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Molinaroli College of Engineering and Computing

  • Pooyan Jamshidi

Jamshidi earns recognition for most influential paper

When someone in academia publishes a research paper, one of the goals is to have the paper cited by other professors and researchers. A paper published 10 years ago by Computer Science and Engineering Assistant Professor Pooyan Jamshidi was recently recognized for its significant impact.

Jamshidi received the Most Influential Paper Award in April at the 19th International Conference on Software Engineering for Adaptive and Self-Managing Systems (SEAMS) in Lisbon, Portugal. Jamshidi’s paper, “Autonomic Resource Provision for Cloud-based Software,” was submitted, accepted and published just prior to earning his Ph.D. from Dublin City University in Ireland in 2014. It was presented at the 2014 SEAMS Conference in India.

For the most influential paper award, a select committee considers conference publications published approximately 10 years previously and selects those that have made the most impact according to several criteria, including the number of citations, practical applications and industry adoption, and influence on subsequent research. The most influential award is selected from this short list.

“I wanted to publish the most important part of my Ph.D. research at SEAMS because it was a special community, and their work was close to mine,” Jamshidi says. “Receiving this award is important because this was my first paper with the community. I kept publishing with SEAMS and remained engaged.” 

The paper’s title referred to a groundbreaking approach to fundamentally transform how resources are managed and allocated in cloud environments. The key innovation was to enable multiple tenants to describe their adaptation rules for cloud and multi-cloud resource provisioning using a specific language that enables the incorporation of reasoning, inference and resolution of conflicting adaptation rules.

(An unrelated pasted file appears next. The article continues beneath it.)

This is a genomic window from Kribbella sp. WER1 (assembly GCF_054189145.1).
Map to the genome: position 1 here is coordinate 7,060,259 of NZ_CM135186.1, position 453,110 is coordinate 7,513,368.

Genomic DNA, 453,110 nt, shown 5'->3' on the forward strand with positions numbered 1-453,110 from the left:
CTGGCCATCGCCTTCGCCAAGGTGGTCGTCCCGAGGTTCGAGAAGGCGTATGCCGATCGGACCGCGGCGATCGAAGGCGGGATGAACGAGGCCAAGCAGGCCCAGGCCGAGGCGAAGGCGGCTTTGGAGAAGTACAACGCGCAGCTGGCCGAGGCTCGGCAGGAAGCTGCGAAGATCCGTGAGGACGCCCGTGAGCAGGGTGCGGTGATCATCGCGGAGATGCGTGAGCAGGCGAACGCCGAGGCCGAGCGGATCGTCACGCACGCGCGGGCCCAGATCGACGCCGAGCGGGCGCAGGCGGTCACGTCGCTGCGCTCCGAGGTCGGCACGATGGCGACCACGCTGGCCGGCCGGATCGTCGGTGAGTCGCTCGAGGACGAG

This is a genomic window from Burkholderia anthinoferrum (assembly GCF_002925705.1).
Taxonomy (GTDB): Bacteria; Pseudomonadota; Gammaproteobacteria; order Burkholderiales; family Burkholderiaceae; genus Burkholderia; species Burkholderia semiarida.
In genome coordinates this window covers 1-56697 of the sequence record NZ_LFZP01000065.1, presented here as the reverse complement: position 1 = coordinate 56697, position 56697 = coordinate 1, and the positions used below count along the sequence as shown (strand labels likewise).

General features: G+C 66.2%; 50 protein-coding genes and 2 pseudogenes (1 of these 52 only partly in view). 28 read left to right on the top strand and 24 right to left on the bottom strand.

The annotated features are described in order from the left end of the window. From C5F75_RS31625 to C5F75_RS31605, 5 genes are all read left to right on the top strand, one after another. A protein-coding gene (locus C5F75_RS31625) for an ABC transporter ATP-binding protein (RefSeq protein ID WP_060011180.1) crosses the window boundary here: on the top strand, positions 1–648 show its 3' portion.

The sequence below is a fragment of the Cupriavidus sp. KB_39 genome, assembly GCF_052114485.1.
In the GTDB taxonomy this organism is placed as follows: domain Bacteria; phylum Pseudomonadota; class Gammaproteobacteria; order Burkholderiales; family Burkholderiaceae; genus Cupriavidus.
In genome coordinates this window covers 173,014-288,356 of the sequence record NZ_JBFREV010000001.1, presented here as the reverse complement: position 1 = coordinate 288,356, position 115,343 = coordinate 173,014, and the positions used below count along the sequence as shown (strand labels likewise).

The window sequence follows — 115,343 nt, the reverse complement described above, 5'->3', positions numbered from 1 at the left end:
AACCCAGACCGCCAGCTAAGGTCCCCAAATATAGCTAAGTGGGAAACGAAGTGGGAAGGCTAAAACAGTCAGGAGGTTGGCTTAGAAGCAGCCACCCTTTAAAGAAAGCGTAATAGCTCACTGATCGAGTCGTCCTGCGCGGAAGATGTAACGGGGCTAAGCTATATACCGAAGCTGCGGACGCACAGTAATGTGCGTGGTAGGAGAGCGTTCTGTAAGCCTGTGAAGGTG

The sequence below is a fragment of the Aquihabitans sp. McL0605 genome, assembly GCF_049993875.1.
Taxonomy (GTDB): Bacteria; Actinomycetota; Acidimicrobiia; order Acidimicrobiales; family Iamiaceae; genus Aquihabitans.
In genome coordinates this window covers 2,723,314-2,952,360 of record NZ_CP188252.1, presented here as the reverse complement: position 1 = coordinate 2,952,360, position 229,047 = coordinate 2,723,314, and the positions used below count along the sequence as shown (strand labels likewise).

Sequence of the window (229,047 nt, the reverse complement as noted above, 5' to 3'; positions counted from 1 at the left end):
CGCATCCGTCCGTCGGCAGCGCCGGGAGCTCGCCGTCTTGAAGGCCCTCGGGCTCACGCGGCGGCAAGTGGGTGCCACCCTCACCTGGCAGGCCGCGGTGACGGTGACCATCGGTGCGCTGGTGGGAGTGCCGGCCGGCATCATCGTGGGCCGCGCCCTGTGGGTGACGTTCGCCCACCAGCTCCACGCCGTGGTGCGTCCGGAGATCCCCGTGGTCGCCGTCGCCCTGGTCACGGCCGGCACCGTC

Since the paper was published, it has received 188 citations according to Google Scholar. In addition, the autonomic resource provision technique has been integrated with Microsoft Azure and OpenStack. The concepts and methods introduced in the paper have also led to follow-up research in cloud autoscaling, Edge-and-Internet of Things resource scaling, and networking and autonomous driving.

The paper has impacted the field of software engineering, especially in the context of adaptive and self-managing systems in the cloud, research, industry practices and the broader technological landscape.

While Jamshidi admits that autonomous autoscaling system for cloud-based software is not as a hot topic as it was when his paper was published, it is still a relevant research area that is leading to new ideas, methods, and approaches.

“The most exciting direction in cloud auto-scaling and resource provisioning overall is sustainability-aware approaches to enable sustainable computer usage for modern applications, such as AI systems,” Jamshidi says. “We plan to continue this line of research. For example, thanks to funds provided by the National Science Foundation and collaborators from Carnegie Mellon University and Rochester Institute of Technology, we are investigating software-driven sustainability.” 

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